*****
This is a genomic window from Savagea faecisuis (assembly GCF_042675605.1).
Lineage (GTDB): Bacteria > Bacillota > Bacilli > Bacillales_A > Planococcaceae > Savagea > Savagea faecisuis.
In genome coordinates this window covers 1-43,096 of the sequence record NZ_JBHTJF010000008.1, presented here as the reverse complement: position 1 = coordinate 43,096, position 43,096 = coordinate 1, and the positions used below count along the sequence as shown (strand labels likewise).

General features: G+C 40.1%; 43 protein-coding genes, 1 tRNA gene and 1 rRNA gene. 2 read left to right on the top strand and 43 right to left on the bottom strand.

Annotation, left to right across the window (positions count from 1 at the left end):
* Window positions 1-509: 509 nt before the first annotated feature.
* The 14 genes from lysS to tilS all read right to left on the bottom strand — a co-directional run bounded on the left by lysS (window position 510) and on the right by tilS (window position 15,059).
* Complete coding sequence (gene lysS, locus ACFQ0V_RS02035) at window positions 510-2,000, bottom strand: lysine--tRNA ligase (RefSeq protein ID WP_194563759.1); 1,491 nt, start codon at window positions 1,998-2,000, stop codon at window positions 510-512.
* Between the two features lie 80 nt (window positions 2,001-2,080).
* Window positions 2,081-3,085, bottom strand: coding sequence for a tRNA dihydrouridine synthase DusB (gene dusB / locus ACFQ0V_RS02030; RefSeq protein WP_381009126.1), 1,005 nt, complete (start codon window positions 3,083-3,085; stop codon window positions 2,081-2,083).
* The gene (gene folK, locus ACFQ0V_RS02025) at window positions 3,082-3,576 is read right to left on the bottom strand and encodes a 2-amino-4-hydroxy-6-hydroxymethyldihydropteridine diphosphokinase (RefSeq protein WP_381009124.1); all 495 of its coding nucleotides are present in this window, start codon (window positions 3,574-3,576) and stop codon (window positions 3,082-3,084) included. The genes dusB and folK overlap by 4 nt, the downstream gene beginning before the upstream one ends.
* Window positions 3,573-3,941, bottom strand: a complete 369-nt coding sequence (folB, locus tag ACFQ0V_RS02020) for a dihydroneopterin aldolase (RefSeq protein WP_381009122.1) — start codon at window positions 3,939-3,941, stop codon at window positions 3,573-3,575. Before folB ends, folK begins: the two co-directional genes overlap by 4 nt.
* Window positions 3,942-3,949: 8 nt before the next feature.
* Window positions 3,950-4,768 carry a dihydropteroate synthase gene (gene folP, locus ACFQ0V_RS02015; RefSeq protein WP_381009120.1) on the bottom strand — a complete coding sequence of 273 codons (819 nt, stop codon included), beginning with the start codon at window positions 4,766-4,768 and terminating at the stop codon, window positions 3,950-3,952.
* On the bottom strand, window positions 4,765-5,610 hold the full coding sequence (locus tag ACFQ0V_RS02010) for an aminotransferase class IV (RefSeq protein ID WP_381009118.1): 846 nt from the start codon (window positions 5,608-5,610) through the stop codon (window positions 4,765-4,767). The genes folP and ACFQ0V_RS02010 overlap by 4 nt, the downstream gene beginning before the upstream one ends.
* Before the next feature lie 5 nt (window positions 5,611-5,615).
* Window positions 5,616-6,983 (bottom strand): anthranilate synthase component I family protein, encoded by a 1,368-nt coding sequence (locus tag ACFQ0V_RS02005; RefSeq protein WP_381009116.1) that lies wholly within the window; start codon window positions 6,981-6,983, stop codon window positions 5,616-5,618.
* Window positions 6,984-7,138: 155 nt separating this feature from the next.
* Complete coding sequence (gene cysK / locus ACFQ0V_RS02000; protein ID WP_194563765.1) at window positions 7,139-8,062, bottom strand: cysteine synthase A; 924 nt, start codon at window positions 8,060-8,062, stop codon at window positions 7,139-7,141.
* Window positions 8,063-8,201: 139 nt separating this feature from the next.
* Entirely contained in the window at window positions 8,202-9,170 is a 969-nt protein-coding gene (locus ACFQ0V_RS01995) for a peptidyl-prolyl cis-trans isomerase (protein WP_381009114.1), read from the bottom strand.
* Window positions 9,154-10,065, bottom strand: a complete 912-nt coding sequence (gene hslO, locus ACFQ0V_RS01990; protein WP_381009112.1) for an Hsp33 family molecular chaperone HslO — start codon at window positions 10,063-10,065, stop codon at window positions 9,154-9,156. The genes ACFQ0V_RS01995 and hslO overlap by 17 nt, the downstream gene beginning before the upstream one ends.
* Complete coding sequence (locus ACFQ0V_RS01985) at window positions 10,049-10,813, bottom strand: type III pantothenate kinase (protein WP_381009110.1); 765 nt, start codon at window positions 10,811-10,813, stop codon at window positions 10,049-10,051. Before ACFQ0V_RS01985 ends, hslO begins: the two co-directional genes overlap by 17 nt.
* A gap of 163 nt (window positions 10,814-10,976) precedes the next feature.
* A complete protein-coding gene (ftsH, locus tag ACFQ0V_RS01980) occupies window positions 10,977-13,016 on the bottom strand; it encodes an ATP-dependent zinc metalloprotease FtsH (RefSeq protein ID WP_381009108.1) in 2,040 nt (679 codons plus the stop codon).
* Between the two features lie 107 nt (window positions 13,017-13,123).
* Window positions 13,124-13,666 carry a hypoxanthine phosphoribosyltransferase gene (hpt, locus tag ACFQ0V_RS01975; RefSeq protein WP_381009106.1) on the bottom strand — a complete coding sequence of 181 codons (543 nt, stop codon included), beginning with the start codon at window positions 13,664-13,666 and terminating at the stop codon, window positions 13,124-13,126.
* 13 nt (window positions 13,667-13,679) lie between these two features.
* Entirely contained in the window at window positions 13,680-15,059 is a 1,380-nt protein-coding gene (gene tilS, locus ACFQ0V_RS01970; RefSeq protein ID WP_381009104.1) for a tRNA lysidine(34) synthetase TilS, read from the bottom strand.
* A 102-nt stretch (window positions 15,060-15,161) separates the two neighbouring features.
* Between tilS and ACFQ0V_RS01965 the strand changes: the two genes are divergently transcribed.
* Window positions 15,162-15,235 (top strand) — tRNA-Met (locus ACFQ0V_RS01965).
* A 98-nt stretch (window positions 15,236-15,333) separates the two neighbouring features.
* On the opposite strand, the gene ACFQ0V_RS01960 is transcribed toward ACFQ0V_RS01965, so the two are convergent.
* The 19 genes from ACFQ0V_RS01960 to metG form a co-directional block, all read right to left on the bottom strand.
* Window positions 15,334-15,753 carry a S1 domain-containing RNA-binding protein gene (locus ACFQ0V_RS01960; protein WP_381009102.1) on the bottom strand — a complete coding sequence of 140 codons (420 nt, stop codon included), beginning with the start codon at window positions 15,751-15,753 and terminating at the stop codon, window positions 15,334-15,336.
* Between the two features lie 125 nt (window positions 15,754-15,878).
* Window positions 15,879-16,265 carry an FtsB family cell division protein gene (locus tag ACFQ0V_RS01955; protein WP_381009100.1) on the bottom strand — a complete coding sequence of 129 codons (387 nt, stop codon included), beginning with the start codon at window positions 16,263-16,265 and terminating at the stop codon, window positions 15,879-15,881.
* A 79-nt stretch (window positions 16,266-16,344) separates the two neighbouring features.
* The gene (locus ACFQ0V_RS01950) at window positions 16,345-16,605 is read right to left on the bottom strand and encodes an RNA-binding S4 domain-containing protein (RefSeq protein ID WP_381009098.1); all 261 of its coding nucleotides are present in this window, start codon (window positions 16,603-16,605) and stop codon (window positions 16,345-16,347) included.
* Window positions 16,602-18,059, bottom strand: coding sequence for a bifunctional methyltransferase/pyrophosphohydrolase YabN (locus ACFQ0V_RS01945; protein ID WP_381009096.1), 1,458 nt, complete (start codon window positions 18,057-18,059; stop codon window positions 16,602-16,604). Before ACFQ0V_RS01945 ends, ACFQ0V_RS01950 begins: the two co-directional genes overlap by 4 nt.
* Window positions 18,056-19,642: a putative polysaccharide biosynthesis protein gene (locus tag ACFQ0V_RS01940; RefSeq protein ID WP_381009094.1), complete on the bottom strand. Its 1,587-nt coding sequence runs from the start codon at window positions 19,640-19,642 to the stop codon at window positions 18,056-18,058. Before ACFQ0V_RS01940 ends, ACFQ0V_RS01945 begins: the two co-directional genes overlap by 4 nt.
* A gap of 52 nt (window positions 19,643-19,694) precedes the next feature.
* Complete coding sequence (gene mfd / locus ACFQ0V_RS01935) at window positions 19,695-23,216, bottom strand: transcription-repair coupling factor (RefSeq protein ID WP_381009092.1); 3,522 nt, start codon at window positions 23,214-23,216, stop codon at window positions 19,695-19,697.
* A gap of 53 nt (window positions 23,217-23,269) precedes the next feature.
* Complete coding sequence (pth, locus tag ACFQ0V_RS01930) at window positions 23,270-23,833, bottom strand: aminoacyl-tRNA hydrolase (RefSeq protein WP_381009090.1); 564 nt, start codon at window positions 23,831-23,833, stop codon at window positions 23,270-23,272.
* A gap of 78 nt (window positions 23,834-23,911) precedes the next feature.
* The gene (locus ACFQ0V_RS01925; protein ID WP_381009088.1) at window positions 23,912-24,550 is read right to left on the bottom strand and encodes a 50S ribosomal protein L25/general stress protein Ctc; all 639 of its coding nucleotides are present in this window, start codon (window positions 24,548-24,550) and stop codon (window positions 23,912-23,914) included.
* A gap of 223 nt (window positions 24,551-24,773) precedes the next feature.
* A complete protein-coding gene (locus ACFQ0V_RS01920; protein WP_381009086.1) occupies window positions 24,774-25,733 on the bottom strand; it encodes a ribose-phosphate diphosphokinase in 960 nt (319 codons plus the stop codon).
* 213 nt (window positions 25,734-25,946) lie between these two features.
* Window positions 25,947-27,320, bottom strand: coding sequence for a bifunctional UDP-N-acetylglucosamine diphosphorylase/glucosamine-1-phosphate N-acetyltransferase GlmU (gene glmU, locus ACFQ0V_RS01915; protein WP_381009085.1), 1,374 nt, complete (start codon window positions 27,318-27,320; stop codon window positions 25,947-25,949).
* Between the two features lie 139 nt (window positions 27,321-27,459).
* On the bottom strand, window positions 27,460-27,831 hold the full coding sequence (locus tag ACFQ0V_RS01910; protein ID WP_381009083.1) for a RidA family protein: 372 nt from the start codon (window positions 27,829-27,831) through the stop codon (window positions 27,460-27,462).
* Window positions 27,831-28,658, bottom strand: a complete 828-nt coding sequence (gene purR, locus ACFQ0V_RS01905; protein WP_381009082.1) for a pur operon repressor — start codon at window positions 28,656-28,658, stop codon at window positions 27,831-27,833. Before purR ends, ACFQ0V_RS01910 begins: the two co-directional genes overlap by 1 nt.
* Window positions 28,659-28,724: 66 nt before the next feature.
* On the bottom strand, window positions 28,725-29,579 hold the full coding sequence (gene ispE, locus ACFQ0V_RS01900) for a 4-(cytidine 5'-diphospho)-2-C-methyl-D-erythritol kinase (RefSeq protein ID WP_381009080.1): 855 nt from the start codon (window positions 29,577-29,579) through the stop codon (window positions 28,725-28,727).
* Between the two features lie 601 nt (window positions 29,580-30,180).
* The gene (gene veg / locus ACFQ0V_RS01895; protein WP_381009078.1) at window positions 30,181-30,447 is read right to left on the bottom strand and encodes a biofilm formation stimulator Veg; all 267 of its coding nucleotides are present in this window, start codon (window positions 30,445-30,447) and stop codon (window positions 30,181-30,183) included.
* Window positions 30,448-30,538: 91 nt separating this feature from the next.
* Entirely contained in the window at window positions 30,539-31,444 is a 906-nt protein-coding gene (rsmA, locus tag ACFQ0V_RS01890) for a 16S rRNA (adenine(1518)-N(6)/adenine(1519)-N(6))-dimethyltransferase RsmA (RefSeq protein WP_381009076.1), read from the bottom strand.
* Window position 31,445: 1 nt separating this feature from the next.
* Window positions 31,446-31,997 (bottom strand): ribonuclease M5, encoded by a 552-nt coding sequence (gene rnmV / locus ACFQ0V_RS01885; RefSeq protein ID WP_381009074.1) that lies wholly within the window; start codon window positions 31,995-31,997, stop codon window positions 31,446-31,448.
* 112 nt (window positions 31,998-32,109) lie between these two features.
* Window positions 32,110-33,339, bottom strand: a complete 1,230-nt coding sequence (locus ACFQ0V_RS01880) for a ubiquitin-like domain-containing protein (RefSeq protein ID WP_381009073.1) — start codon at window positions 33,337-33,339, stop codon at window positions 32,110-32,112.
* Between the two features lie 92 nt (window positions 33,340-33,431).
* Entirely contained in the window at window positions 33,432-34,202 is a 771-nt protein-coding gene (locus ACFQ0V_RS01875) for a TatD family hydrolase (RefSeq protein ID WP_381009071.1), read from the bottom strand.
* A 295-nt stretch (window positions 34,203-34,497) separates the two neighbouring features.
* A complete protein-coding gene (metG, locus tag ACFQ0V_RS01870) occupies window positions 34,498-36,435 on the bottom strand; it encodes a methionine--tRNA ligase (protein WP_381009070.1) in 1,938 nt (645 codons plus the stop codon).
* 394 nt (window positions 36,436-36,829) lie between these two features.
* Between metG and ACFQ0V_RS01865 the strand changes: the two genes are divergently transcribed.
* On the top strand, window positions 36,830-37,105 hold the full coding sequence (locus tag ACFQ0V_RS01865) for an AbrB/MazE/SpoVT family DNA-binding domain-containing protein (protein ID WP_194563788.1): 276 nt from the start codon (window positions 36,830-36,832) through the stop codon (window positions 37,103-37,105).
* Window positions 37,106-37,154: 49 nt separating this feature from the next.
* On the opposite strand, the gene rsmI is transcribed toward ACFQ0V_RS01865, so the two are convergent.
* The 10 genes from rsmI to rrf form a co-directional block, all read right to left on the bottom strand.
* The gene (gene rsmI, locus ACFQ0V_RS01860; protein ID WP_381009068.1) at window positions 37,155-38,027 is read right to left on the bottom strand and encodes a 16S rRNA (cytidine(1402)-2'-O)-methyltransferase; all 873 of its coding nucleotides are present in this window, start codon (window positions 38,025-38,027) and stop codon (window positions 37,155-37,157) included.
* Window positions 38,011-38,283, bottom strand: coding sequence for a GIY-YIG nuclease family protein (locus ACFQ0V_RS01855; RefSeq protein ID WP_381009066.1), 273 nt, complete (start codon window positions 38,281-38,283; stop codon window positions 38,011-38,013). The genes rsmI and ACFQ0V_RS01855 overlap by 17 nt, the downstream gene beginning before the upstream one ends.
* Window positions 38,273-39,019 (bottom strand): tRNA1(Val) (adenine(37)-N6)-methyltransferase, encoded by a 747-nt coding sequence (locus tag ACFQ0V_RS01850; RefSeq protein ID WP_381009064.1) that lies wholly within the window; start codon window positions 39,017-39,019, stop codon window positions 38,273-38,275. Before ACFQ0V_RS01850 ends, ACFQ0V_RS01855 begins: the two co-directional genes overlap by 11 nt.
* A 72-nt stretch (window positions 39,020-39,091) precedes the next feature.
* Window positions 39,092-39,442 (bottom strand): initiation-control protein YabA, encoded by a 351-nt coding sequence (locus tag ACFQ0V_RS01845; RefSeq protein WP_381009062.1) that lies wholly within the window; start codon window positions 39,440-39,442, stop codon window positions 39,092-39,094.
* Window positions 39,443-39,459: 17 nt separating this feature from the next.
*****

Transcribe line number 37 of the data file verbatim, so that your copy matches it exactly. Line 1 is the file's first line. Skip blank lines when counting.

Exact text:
* Between the two features lie 125 nt (window positions 15,754-15,878).